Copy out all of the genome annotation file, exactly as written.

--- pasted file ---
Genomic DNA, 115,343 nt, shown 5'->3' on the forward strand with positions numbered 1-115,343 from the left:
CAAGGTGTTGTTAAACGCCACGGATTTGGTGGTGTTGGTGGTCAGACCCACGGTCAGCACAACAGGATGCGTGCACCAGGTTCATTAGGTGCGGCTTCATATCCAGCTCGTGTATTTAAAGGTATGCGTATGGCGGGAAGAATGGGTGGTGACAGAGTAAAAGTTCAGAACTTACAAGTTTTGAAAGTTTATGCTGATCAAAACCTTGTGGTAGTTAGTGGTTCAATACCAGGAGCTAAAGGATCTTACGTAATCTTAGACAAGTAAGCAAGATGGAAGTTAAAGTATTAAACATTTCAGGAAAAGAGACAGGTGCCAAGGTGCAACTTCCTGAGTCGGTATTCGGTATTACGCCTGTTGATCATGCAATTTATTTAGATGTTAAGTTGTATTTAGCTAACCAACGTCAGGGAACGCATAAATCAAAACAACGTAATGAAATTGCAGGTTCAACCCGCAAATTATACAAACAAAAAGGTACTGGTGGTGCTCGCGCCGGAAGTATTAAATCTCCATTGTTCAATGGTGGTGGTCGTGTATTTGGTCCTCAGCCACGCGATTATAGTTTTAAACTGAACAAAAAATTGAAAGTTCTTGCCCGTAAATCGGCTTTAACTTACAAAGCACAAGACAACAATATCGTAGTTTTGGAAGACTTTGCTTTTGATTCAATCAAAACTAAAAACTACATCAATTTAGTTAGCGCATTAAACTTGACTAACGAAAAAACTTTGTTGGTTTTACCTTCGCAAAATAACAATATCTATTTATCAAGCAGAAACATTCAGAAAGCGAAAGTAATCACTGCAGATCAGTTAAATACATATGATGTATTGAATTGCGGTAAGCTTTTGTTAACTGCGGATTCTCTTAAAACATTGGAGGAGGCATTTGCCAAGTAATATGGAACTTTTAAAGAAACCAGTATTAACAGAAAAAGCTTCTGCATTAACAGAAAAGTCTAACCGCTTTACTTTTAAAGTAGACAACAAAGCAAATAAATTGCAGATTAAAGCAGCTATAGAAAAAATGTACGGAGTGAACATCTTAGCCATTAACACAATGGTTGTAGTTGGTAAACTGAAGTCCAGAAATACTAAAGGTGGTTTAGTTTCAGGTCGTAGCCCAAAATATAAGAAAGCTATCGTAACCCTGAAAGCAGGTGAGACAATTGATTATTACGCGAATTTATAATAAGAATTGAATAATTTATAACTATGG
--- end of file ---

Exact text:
Genomic DNA, 115,343 nt, shown 5'->3' on the forward strand with positions numbered 1-115,343 from the left:
CAAGGTGTTGTTAAACGCCACGGATTTGGTGGTGTTGGTGGTCAGACCCACGGTCAGCACAACAGGATGCGTGCACCAGGTTCATTAGGTGCGGCTTCATATCCAGCTCGTGTATTTAAAGGTATGCGTATGGCGGGAAGAATGGGTGGTGACAGAGTAAAAGTTCAGAACTTACAAGTTTTGAAAGTTTATGCTGATCAAAACCTTGTGGTAGTTAGTGGTTCAATACCAGGAGCTAAAGGATCTTACGTAATCTTAGACAAGTAAGCAAGATGGAAGTTAAAGTATTAAACATTTCAGGAAAAGAGACAGGTGCCAAGGTGCAACTTCCTGAGTCGGTATTCGGTATTACGCCTGTTGATCATGCAATTTATTTAGATGTTAAGTTGTATTTAGCTAACCAACGTCAGGGAACGCATAAATCAAAACAACGTAATGAAATTGCAGGTTCAACCCGCAAATTATACAAACAAAAAGGTACTGGTGGTGCTCGCGCCGGAAGTATTAAATCTCCATTGTTCAATGGTGGTGGTCGTGTATTTGGTCCTCAGCCACGCGATTATAGTTTTAAACTGAACAAAAAATTGAAAGTTCTTGCCCGTAAATCGGCTTTAACTTACAAAGCACAAGACAACAATATCGTAGTTTTGGAAGACTTTGCTTTTGATTCAATCAAAACTAAAAACTACATCAATTTAGTTAGCGCATTAAACTTGACTAACGAAAAAACTTTGTTGGTTTTACCTTCGCAAAATAACAATATCTATTTATCAAGCAGAAACATTCAGAAAGCGAAAGTAATCACTGCAGATCAGTTAAATACATATGATGTATTGAATTGCGGTAAGCTTTTGTTAACTGCGGATTCTCTTAAAACATTGGAGGAGGCATTTGCCAAGTAATATGGAACTTTTAAAGAAACCAGTATTAACAGAAAAAGCTTCTGCATTAACAGAAAAGTCTAACCGCTTTACTTTTAAAGTAGACAACAAAGCAAATAAATTGCAGATTAAAGCAGCTATAGAAAAAATGTACGGAGTGAACATCTTAGCCATTAACACAATGGTTGTAGTTGGTAAACTGAAGTCCAGAAATACTAAAGGTGGTTTAGTTTCAGGTCGTAGCCCAAAATATAAGAAAGCTATCGTAACCCTGAAAGCAGGTGAGACAATTGATTATTACGCGAATTTATAATAAGAATTGAATAATTTATAACTATGG